Superheroes Spider-Man and Captain America are headed to the Super Bowl. So are the Muppets. But Godzilla and the Guardians of the Galaxy will remain on the sidelines during the Big Game: Their studios plan to hype those tentpoles through showy events at a later time.
The Super Bowl has long been a magnet for marketers looking to promote their products given that the game is the most-watched TV event each year (last year’s edition attracted 108.7 million viewers).
Because of that extraordinary popularity, Fox is charging upward of $4 million for a 30-second commercial, a record, and reported that it sold out of all its Super Bowl ads two months before the game. (Advertisers spent $292 million on Super Bowl spots last year, Kantar Media said.)
That price may be worth it since this year’s game between the Denver Broncos and Seattle Seahawks is expected to set viewership records. The event takes place at New Jersey’s MetLife Stadium — the first time it will been held in an outdoor cold-weather stadium.
Movie studios have long followed automakers and dotcom companies when it comes to Super Bowl ad spending.
And while there are four studios opening their wallets this year – the same as last year – at least five movies will get a promotional push during the game. (Seven films were promoted last year). These are the campaigns:
■ Disney will promote Marvel’s “Captain America: The Winter Soldier” (April 4) and the DreamWorks actioner “Need for Speed” (March 14). Both Super Bowl spots already are being promoted inside New York City taxis. Disney’s “Muppets Most Wanted” also will be promoted during the Super Bowl through a tie-in with Toyota.
While the Mouse House is holding off on airing a spot for Marvel’s “Guardians of the Galaxy,” director James Gunn teased on Twitter that fans will get “something incredibly awesome” soon. On his Facebook page, Gunn added: “Marvel and Disney have had a plan in place for a long time for the rollout of these characters in the biggest and best way possible, serving the widest audience as possible. Trust that they know what they’re doing, as they’ve been through this a few times before. And please be patient. Your enthusiasm, as always, is more than appreciated.”
■ Sony is swinging with “The Amazing Spider-Man 2,” in theaters May 2.
■ Paramount has an ad for “Transformers: Age of Extinction,” which Michael Bay teased in December. Fourth entry in the franchise bows June 27. It will also promote Darren Aronofsky’s “Noah” with a spot that airs before the kick-off and after the national anthem. Film sails into theaters March 28.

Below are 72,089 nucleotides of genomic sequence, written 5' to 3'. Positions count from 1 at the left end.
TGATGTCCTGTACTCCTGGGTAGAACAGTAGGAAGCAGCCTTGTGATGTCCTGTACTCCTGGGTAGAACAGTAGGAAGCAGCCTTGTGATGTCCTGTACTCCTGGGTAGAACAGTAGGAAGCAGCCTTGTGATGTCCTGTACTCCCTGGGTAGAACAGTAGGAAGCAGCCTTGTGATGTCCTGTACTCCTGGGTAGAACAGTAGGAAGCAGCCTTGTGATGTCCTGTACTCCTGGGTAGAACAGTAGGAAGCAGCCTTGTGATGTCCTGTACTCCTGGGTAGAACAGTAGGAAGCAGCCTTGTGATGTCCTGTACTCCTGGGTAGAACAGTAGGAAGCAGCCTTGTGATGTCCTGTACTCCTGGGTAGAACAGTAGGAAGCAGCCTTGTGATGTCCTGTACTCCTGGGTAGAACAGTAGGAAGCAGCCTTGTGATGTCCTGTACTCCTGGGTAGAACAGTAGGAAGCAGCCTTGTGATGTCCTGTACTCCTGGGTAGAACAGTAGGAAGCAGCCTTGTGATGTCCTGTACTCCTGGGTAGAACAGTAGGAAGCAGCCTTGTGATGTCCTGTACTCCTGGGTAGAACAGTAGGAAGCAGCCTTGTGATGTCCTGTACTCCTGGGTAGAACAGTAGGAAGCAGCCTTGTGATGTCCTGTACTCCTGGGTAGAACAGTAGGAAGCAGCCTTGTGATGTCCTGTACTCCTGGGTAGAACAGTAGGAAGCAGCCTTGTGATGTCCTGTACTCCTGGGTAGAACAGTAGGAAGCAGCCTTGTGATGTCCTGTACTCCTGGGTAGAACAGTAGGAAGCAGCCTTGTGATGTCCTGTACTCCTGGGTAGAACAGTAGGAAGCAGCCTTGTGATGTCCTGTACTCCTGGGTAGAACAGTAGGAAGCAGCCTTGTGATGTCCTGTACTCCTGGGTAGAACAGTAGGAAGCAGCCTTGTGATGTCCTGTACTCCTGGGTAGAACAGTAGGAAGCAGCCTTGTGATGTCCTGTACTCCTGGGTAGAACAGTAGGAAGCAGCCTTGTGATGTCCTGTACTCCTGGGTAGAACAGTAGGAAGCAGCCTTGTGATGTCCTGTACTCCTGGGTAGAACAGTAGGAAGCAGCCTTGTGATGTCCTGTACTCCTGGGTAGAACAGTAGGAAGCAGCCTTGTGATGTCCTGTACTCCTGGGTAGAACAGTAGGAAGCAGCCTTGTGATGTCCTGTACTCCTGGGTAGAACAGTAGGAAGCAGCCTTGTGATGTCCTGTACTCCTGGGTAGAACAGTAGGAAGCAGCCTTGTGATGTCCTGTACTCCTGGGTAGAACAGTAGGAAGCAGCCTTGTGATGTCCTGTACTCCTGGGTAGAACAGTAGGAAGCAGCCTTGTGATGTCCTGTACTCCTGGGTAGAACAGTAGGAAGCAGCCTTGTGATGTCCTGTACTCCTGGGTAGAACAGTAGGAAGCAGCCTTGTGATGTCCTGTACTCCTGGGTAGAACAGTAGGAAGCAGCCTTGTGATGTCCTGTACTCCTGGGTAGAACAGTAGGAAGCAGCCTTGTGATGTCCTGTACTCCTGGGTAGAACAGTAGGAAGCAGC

■ And Lionsgate will have a pre-game show spot for Kevin Costner’s football-themed “Draft Day” (April 11).
Other studios have long felt that their films would get overshadowed amid the onslaught of ads that compete for attention during the Super Bowl. The steep – and only increasing cost — of the ads isn’t helping them commit, either.
In most cases, studios release their Super Bowl ads online, where they generate more views. And film ads rarely make the lists of the most-remembered spots after the game.
As a result, studios including Warner Bros. often observe rather than pay-to-play the Super Bowl ad game. Despite Thomas Tull’s connections to the NFL through his part-ownership of the Pittsburgh Steelers, his Legendary Entertainment won’t have an ad for “Godzilla” on Feb. 2, sources confirmed to Variety.
And while Fox is broadcasting the game, 20th Century Fox has no spots planned for its tentpoles “X-Men: Days of Future Past” and “Dawn of the Planet of the Apes.”
Instead, all of the tentpoles without Super Bowl pushes will get promoted elsewhere — perhaps during the upcoming Winter Olympics, which will also attract a massive audience and cost slightly less for airtime. Or their studios will go straight to the Web with trailer launches, a move that will quickly get the ads shared to audiences via social media and prove more cost effective.
“If the plan is to reach a massive audience to promote the latest franchise film, then the cost may be worth it,” said SNL Kagan analyst Wade Holden. “A smaller film with more of a niche audience is probably not the type of film a studio would want to fork out the large fee for a Super Bowl ad. A studio that opts out may also be considering how the commercials are now events nearly on level with the game and they don’t want their film spot to get lost in the fray.”